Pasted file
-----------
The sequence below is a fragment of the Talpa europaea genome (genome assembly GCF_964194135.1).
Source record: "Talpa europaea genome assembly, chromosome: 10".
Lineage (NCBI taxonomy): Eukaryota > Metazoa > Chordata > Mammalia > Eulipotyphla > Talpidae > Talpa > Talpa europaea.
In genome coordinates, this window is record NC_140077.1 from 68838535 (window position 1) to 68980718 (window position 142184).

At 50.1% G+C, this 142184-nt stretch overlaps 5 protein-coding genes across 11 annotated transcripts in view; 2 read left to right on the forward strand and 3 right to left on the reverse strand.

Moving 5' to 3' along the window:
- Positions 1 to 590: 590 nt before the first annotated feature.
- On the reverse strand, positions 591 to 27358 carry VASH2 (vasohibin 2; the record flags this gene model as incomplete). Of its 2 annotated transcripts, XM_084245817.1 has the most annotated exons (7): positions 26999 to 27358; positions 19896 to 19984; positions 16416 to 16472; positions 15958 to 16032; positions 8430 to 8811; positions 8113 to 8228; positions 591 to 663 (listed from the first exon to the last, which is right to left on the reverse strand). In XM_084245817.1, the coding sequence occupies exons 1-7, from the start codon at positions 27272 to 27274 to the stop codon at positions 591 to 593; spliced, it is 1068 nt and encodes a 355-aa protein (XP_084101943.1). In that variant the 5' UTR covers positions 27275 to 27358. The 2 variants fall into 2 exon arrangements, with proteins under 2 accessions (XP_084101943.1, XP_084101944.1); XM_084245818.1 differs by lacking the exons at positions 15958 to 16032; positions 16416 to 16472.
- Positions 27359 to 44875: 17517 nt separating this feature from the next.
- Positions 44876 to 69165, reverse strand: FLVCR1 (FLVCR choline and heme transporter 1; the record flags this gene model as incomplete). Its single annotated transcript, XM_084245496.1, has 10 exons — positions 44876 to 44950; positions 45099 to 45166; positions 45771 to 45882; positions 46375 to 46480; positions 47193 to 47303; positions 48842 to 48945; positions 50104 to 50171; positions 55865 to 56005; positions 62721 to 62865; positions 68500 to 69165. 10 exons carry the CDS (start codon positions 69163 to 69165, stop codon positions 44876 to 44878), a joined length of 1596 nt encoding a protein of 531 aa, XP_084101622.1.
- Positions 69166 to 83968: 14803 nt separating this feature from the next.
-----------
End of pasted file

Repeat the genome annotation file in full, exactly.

The sequence below is a fragment of the Talpa europaea genome (genome assembly GCF_964194135.1).
Source record: "Talpa europaea genome assembly, chromosome: 10".
Lineage (NCBI taxonomy): Eukaryota > Metazoa > Chordata > Mammalia > Eulipotyphla > Talpidae > Talpa > Talpa europaea.
In genome coordinates, this window is record NC_140077.1 from 68838535 (window position 1) to 68980718 (window position 142184).

At 50.1% G+C, this 142184-nt stretch overlaps 5 protein-coding genes across 11 annotated transcripts in view; 2 read left to right on the forward strand and 3 right to left on the reverse strand.

Moving 5' to 3' along the window:
- Positions 1 to 590: 590 nt before the first annotated feature.
- On the reverse strand, positions 591 to 27358 carry VASH2 (vasohibin 2; the record flags this gene model as incomplete). Of its 2 annotated transcripts, XM_084245817.1 has the most annotated exons (7): positions 26999 to 27358; positions 19896 to 19984; positions 16416 to 16472; positions 15958 to 16032; positions 8430 to 8811; positions 8113 to 8228; positions 591 to 663 (listed from the first exon to the last, which is right to left on the reverse strand). In XM_084245817.1, the coding sequence occupies exons 1-7, from the start codon at positions 27272 to 27274 to the stop codon at positions 591 to 593; spliced, it is 1068 nt and encodes a 355-aa protein (XP_084101943.1). In that variant the 5' UTR covers positions 27275 to 27358. The 2 variants fall into 2 exon arrangements, with proteins under 2 accessions (XP_084101943.1, XP_084101944.1); XM_084245818.1 differs by lacking the exons at positions 15958 to 16032; positions 16416 to 16472.
- Positions 27359 to 44875: 17517 nt separating this feature from the next.
- Positions 44876 to 69165, reverse strand: FLVCR1 (FLVCR choline and heme transporter 1; the record flags this gene model as incomplete). Its single annotated transcript, XM_084245496.1, has 10 exons — positions 44876 to 44950; positions 45099 to 45166; positions 45771 to 45882; positions 46375 to 46480; positions 47193 to 47303; positions 48842 to 48945; positions 50104 to 50171; positions 55865 to 56005; positions 62721 to 62865; positions 68500 to 69165. 10 exons carry the CDS (start codon positions 69163 to 69165, stop codon positions 44876 to 44878), a joined length of 1596 nt encoding a protein of 531 aa, XP_084101622.1.
- Positions 69166 to 83968: 14803 nt separating this feature from the next.